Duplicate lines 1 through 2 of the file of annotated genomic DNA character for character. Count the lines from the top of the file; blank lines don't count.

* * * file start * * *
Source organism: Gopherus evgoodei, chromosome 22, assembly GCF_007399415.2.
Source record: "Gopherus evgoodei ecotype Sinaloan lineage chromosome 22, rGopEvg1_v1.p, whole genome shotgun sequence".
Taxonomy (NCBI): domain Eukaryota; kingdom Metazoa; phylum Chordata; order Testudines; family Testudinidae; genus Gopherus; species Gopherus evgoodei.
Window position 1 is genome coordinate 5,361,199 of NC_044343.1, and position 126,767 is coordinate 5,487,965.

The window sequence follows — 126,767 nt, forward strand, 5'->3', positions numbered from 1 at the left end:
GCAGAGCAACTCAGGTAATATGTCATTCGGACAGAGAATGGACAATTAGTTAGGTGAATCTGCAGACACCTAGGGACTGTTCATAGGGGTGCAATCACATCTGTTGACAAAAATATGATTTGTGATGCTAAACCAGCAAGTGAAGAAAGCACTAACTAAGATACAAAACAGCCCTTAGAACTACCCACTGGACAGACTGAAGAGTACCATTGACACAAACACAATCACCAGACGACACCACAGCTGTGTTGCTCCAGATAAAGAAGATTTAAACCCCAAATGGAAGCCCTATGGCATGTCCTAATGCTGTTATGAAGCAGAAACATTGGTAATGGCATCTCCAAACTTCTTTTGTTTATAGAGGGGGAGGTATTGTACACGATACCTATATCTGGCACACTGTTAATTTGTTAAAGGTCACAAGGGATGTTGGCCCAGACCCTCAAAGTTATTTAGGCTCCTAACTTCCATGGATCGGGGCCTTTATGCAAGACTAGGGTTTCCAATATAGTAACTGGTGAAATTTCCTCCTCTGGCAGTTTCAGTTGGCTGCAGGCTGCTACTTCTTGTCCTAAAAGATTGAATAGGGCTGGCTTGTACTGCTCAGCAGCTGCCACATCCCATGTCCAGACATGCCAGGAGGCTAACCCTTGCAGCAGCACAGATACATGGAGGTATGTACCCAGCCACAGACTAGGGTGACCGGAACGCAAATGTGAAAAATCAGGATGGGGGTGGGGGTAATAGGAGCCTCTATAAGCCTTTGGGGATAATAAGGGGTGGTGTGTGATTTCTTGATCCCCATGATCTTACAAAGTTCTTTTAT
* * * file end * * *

Source organism: Gopherus evgoodei, chromosome 22, assembly GCF_007399415.2.
Source record: "Gopherus evgoodei ecotype Sinaloan lineage chromosome 22, rGopEvg1_v1.p, whole genome shotgun sequence".